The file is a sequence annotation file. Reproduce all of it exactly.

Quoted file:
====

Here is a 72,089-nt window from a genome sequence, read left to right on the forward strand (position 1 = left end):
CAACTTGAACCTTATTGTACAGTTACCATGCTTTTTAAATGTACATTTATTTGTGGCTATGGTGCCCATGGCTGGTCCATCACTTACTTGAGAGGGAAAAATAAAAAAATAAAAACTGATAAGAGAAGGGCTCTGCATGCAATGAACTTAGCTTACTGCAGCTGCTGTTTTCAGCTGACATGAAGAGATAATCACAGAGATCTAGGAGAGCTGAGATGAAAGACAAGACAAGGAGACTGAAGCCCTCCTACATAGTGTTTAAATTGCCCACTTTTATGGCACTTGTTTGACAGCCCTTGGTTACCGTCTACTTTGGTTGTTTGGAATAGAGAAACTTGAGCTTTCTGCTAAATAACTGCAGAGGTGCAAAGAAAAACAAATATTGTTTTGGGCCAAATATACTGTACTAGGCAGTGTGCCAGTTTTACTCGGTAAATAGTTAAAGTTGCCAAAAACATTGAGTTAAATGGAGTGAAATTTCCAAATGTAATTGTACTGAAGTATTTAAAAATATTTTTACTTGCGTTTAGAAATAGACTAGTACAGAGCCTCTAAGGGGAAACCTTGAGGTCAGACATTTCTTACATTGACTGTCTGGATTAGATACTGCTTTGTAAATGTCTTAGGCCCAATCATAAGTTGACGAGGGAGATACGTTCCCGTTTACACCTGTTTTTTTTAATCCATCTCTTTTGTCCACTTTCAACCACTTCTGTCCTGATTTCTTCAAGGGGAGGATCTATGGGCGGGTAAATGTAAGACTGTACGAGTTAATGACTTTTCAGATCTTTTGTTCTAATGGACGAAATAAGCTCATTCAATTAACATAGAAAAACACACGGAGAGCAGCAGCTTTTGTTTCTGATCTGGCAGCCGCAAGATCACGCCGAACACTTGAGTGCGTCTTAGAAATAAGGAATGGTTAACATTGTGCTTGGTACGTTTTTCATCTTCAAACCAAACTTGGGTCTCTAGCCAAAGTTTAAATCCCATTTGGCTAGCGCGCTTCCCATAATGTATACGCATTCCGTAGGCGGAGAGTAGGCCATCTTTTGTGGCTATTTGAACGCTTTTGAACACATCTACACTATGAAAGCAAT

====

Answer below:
Here is a 72,089-nt window from a genome sequence, read left to right on the forward strand (position 1 = left end):
CAACTTGAACCTTATTGTACAGTTACCATGCTTTTTAAATGTACATTTATTTGTGGCTATGGTGCCCATGGCTGGTCCATCACTTACTTGAGAGGGAAAAATAAAAAAATAAAAACTGATAAGAGAAGGGCTCTGCATGCAATGAACTTAGCTTACTGCAGCTGCTGTTTTCAGCTGACATGAAGAGATAATCACAGAGATCTAGGAGAGCTGAGATGAAAGACAAGACAAGGAGACTGAAGCCCTCCTACATAGTGTTTAAATTGCCCACTTTTATGGCACTTGTTTGACAGCCCTTGGTTACCGTCTACTTTGGTTGTTTGGAATAGAGAAACTTGAGCTTTCTGCTAAATAACTGCAGAGGTGCAAAGAAAAACAAATATTGTTTTGGGCCAAATATACTGTACTAGGCAGTGTGCCAGTTTTACTCGGTAAATAGTTAAAGTTGCCAAAAACATTGAGTTAAATGGAGTGAAATTTCCAAATGTAATTGTACTGAAGTATTTAAAAATATTTTTACTTGCGTTTAGAAATAGACTAGTACAGAGCCTCTAAGGGGAAACCTTGAGGTCAGACATTTCTTACATTGACTGTCTGGATTAGATACTGCTTTGTAAATGTCTTAGGCCCAATCATAAGTTGACGAGGGAGATACGTTCCCGTTTACACCTGTTTTTTTTAATCCATCTCTTTTGTCCACTTTCAACCACTTCTGTCCTGATTTCTTCAAGGGGAGGATCTATGGGCGGGTAAATGTAAGACTGTACGAGTTAATGACTTTTCAGATCTTTTGTTCTAATGGACGAAATAAGCTCATTCAATTAACATAGAAAAACACACGGAGAGCAGCAGCTTTTGTTTCTGATCTGGCAGCCGCAAGATCACGCCGAACACTTGAGTGCGTCTTAGAAATAAGGAATGGTTAACATTGTGCTTGGTACGTTTTTCATCTTCAAACCAAACTTGGGTCTCTAGCCAAAGTTTAAATCCCATTTGGCTAGCGCGCTTCCCATAATGTATACGCATTCCGTAGGCGGAGAGTAGGCCATCTTTTGTGGCTATTTGAACGCTTTTGAACACATCTACACTATGAAAGCAAT